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He may be an iconic action movie star, but Arnold Schwarzenegger's fight for the environment may soon eclipse his biggest box-office hits.  

During his time as governor of California, Schwarzenegger demanded stronger environmental regulations. More recently, he took part in a vegan challenge with director James Cameron to bring attention to the environmental cost of the meat industry.

Now, he's taking on Big Oil.


"This is no different from the smoking issue," Schwarzenegger said during a SXSW taping of Politico's "Off Message" podcast. "Eventually they were taken to court and had to pay hundreds of millions of dollars because of that."

Over the course of that conversation, Schwarzenegger pointed to documents that show that, much like with cigarettes, major oil companies have known for decades that their products were bad for the environment. And he said he's been consulting with a number of law firms to build momentum behind the idea.

"Every gas station on it, every car should have a warning label on it, every product that has fossil fuels should have a warning label on it."

[rebelmouse-image 19346204 dam="1" original_size="1200x705" caption="Photo by Gage Skidmore/Flickr," expand=1]Photo by Gage Skidmore/Flickr,

And he's right: Fossil fuels are terrible for us and the environment.

It's not just air pollution. Every step in the process of obtaining and refining fossil fuels poses very real risks to the environment, to people, and to wildlife. Nearly 100,000 tons of methane were released in the air between 2015 and 2016 alone, and coal is estimated to cost more than $100 million in health costs annually in the U.S.

Schwarzenegger may be the "Terminator" — and a former governor. But he isn't perfect.

Schwarzenegger also used his talk to open up about his thoughts on the #MeToo movement. During his first run for governor, he was accused of groping women on set and was later revealed to have cheated on then-wife Maria Shriver with the couple's nanny.

"You've got to take those things seriously," he said. "You've got to look at it and say, 'I made mistakes. And I have to apologize.'"

Of course, when it comes to destroying our environment, a simple apology won't cut it. But Arnold is setting a good example of accountability here. He's willing to own up to his own past failings, and companies that have directly contributed to climate change and other environmental damage should do so as well.

Schwarzenegger knows that real change only happens when people get involved.

He plans to host an environmental conference in Vienna in May and hopes that by pursuing his potential lawsuit against the oil companies more people will feel inspired to take action in support of the environment. After all, he says, lives are at stake.

"If you walk into a room and you know you’re going to kill someone, it's first-degree murder," he said. "I think it's the same thing with the oil companies."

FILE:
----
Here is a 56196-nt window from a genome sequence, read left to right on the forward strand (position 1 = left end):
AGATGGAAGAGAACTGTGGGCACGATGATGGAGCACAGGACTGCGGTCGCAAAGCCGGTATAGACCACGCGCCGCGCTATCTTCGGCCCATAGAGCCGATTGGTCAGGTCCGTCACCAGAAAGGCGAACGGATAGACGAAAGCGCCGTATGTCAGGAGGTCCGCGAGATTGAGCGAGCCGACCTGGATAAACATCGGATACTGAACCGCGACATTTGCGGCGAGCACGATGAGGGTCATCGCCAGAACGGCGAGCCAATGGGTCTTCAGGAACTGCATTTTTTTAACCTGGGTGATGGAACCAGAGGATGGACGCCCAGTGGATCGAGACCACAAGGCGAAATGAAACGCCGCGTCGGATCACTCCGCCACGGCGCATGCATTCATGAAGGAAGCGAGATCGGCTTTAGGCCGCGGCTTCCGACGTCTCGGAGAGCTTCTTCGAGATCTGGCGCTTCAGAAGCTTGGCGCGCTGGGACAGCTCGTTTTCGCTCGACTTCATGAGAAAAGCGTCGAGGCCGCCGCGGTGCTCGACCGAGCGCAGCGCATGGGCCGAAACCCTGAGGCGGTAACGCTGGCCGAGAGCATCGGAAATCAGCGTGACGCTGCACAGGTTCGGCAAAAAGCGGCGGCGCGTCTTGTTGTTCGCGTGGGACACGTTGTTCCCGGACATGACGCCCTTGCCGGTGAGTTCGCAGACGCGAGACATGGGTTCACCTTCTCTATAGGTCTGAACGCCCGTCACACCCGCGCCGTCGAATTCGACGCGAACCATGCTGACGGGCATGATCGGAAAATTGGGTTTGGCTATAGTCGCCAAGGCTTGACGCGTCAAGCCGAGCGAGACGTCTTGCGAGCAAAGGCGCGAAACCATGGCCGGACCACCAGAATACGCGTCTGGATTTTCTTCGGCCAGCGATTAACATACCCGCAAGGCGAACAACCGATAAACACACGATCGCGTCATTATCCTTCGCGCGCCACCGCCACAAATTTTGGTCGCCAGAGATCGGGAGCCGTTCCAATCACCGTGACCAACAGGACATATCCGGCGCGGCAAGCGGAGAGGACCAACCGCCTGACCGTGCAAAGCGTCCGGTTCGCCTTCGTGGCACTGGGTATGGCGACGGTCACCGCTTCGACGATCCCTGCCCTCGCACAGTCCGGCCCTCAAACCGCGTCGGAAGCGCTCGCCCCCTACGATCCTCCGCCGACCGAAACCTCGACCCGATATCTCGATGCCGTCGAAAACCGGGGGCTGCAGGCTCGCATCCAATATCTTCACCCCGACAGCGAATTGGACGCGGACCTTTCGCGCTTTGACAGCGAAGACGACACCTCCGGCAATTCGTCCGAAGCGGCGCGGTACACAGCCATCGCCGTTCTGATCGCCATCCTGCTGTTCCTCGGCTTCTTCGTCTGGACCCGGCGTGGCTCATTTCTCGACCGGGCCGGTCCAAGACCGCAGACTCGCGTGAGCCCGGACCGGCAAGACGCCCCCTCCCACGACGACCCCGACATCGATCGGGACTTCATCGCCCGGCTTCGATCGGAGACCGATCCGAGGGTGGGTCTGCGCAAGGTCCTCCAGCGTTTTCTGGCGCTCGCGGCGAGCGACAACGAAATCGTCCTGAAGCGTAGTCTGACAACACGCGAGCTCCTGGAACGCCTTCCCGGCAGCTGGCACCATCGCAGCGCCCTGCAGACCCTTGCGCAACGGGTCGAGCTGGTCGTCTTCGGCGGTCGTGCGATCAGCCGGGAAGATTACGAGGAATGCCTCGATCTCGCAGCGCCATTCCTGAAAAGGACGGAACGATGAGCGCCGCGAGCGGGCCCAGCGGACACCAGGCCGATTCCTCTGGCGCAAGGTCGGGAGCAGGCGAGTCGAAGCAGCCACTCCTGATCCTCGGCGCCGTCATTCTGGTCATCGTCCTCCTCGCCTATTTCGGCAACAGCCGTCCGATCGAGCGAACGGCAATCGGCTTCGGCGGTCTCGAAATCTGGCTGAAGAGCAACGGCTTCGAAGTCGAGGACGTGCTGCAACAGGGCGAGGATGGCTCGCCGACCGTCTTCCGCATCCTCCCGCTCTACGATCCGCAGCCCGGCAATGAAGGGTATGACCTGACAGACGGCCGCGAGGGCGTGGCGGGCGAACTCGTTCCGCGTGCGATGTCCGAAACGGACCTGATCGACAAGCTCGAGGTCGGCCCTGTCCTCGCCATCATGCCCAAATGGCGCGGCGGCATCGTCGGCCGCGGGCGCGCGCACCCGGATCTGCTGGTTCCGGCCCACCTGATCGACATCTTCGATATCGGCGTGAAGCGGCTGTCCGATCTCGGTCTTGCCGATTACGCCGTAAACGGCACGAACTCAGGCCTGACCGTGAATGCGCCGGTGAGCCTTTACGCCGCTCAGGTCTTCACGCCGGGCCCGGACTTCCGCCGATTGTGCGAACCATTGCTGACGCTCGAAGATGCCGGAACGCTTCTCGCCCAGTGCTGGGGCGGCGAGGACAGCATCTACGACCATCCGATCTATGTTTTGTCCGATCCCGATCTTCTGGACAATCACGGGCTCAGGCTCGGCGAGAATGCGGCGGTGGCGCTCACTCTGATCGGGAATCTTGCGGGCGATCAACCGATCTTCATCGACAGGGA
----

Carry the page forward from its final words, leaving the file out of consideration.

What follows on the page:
Photo courtesy of Girls at Work

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Girls are bombarded with messages from a very young age telling them that they can’t, that is too big, this is too heavy, those are too much.

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via Pixabay

The show must go on… and more power to her.

There are few things that feel more awful than being stranded at the altar by your spouse-to-be. That’s why people are cheering on Kayley Stead, 27, from the U.K. for turning a day of extreme disappointment into a party for her friends, family and most importantly, herself.

According to a report in The Metro, on Thursday, September 15, Stead woke up in an Airbnb with her bridemaids, having no idea that her fiance, Kallum Norton, 24, had run off early that morning. The word got to Stead’s bridesmaids at around 7 a.m. the day of the wedding.

“[A groomsman] called one of the maids of honor to explain that the groom had ‘gone.’ We were told he had left the caravan they were staying at in Oxwich Bay (the venue) at 12:30 a.m. to visit his family, who were staying in another caravan nearby and hadn’t returned. When they woke in the morning, he was not there and his car had gone,” Jordie Cullen wrote on a GoFundMe page.

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All images provided by Bombas

We can all be part of the giving movement

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We all know that small acts of kindness can turn into something big, but does that apply to something as small as a pair of socks?

Yes, it turns out. More than you might think.

A fresh pair of socks is a simple comfort easily taken for granted for most, but for individuals experiencing homelessness—they are a rare commodity. Currently, more than 500,000 people in the U.S. are experiencing homelessness on any given night. Being unstably housed—whether that’s couch surfing, living on the streets, or somewhere in between—often means rarely taking your shoes off, walking for most if not all of the day, and having little access to laundry facilities. And since shelters are not able to provide pre-worn socks due to hygienic reasons, that very basic need is still not met, even if some help is provided. That’s why socks are the #1 most requested clothing item in shelters.